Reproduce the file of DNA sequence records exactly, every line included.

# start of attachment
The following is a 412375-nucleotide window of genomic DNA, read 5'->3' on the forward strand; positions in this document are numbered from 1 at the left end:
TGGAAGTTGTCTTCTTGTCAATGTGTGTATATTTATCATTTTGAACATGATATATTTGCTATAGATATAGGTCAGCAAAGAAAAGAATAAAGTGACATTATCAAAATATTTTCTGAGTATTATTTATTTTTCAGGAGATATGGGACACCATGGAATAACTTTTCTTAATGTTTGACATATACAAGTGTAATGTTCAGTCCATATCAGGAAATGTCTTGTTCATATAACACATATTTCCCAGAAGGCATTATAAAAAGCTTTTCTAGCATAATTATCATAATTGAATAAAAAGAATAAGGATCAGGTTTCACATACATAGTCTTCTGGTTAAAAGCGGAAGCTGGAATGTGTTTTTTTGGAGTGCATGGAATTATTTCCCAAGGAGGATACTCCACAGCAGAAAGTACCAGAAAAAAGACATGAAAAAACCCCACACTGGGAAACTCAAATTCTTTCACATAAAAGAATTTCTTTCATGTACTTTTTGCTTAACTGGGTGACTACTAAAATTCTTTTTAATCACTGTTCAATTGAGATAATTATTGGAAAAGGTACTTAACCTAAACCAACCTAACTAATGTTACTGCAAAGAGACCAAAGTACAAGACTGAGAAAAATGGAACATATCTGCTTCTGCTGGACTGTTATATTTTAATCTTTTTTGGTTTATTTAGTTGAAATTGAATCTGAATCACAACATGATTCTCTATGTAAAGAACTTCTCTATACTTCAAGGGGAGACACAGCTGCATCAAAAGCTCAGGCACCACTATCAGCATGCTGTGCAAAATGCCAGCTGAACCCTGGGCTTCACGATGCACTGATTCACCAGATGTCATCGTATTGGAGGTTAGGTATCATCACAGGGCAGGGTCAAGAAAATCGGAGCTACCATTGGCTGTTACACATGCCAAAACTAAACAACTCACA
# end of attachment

The following is a 412375-nucleotide window of genomic DNA, read 5'->3' on the forward strand; positions in this document are numbered from 1 at the left end:
TGGAAGTTGTCTTCTTGTCAATGTGTGTATATTTATCATTTTGAACATGATATATTTGCTATAGATATAGGTCAGCAAAGAAAAGAATAAAGTGACATTATCAAAATATTTTCTGAGTATTATTTATTTTTCAGGAGATATGGGACACCATGGAATAACTTTTCTTAATGTTTGACATATACAAGTGTAATGTTCAGTCCATATCAGGAAATGTCTTGTTCATATAACACATATTTCCCAGAAGGCATTATAAAAAGCTTTTCTAGCATAATTATCATAATTGAATAAAAAGAATAAGGATCAGGTTTCACATACATAGTCTTCTGGTTAAAAGCGGAAGCTGGAATGTGTTTTTTTGGAGTGCATGGAATTATTTCCCAAGGAGGATACTCCACAGCAGAAAGTACCAGAAAAAAGACATGAAAAAACCCCACACTGGGAAACTCAAATTCTTTCACATAAAAGAATTTCTTTCATGTACTTTTTGCTTAACTGGGTGACTACTAAAATTCTTTTTAATCACTGTTCAATTGAGATAATTATTGGAAAAGGTACTTAACCTAAACCAACCTAACTAATGTTACTGCAAAGAGACCAAAGTACAAGACTGAGAAAAATGGAACATATCTGCTTCTGCTGGACTGTTATATTTTAATCTTTTTTGGTTTATTTAGTTGAAATTGAATCTGAATCACAACATGATTCTCTATGTAAAGAACTTCTCTATACTTCAAGGGGAGACACAGCTGCATCAAAAGCTCAGGCACCACTATCAGCATGCTGTGCAAAATGCCAGCTGAACCCTGGGCTTCACGATGCACTGATTCACCAGATGTCATCGTATTGGAGGTTAGGTATCATCACAGGGCAGGGTCAAGAAAATCGGAGCTACCATTGGCTGTTACACATGCCAAAACTAAACAACTCACA